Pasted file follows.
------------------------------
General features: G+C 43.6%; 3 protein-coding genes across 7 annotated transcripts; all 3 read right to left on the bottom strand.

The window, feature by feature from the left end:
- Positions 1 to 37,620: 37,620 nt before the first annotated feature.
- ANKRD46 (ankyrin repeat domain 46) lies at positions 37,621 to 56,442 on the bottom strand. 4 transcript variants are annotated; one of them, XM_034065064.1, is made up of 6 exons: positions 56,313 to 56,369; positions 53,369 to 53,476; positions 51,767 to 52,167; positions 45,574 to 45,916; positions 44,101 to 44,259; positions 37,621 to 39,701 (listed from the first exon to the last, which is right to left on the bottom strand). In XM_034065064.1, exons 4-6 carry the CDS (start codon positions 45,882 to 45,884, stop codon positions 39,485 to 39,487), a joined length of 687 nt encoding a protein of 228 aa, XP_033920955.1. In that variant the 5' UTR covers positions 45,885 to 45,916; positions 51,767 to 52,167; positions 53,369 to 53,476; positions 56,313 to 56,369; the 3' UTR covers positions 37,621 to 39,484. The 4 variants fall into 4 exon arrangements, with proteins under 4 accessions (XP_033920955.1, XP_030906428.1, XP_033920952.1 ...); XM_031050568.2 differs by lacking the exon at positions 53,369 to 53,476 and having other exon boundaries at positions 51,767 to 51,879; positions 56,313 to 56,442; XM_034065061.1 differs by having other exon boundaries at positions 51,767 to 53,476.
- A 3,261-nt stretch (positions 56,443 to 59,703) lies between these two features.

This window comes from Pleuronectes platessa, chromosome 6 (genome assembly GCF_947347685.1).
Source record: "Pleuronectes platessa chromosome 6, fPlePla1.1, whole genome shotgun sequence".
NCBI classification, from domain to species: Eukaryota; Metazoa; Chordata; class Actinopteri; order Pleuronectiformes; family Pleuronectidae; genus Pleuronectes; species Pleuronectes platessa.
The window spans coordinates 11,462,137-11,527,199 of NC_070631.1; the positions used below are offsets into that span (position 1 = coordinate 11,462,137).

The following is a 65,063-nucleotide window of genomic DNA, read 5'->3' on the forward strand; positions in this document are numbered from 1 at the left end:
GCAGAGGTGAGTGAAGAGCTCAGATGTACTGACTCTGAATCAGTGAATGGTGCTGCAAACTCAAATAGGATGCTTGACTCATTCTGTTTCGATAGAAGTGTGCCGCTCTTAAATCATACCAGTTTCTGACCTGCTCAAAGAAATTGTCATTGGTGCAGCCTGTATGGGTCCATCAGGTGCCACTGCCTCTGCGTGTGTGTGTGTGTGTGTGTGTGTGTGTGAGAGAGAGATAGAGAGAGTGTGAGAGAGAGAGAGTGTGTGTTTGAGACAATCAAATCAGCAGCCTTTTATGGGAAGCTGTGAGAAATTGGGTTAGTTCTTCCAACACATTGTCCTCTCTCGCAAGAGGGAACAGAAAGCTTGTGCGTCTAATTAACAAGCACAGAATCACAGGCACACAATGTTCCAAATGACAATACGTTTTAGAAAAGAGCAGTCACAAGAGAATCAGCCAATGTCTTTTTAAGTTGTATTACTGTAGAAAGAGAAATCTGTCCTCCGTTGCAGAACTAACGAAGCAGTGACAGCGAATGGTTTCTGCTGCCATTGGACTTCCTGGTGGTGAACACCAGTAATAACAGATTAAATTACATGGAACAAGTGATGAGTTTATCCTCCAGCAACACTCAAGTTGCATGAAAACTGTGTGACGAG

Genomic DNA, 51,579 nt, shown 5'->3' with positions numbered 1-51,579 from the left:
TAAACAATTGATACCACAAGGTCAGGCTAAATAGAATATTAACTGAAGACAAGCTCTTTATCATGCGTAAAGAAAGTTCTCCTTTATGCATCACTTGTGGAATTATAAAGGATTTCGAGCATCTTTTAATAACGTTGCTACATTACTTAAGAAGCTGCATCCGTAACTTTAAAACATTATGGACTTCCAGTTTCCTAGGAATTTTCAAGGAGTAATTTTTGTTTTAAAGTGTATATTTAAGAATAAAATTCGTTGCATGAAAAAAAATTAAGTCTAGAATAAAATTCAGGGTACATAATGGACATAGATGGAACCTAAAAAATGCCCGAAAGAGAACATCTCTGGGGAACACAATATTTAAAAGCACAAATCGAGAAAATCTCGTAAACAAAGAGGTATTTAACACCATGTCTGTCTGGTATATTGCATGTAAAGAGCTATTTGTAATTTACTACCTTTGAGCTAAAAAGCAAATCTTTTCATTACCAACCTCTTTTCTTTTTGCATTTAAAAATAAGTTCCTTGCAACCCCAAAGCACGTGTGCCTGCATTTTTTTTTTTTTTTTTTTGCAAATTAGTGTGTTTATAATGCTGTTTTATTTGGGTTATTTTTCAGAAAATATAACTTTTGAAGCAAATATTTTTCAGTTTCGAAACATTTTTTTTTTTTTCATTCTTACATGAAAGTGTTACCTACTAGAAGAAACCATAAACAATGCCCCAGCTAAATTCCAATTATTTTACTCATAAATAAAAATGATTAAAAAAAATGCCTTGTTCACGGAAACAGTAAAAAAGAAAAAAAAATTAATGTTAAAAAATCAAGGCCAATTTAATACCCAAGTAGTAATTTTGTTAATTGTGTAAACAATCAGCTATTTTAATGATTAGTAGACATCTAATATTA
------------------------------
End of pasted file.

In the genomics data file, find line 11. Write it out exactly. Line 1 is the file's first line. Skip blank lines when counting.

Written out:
GCAGAGGTGAGTGAAGAGCTCAGATGTACTGACTCTGAATCAGTGAATGGTGCTGCAAACTCAAATAGGATGCTTGACTCATTCTGTTTCGATAGAAGTGTGCCGCTCTTAAATCATACCAGTTTCTGACCTGCTCAAAGAAATTGTCATTGGTGCAGCCTGTATGGGTCCATCAGGTGCCACTGCCTCTGCGTGTGTGTGTGTGTGTGTGTGTGTGTGTGAGAGAGAGATAGAGAGAGTGTGAGAGAGAGAGAGTGTGTGTTTGAGACAATCAAATCAGCAGCCTTTTATGGGAAGCTGTGAGAAATTGGGTTAGTTCTTCCAACACATTGTCCTCTCTCGCAAGAGGGAACAGAAAGCTTGTGCGTCTAATTAACAAGCACAGAATCACAGGCACACAATGTTCCAAATGACAATACGTTTTAGAAAAGAGCAGTCACAAGAGAATCAGCCAATGTCTTTTTAAGTTGTATTACTGTAGAAAGAGAAATCTGTCCTCCGTTGCAGAACTAACGAAGCAGTGACAGCGAATGGTTTCTGCTGCCATTGGACTTCCTGGTGGTGAACACCAGTAATAACAGATTAAATTACATGGAACAAGTGATGAGTTTATCCTCCAGCAACACTCAAGTTGCATGAAAACTGTGTGACGAG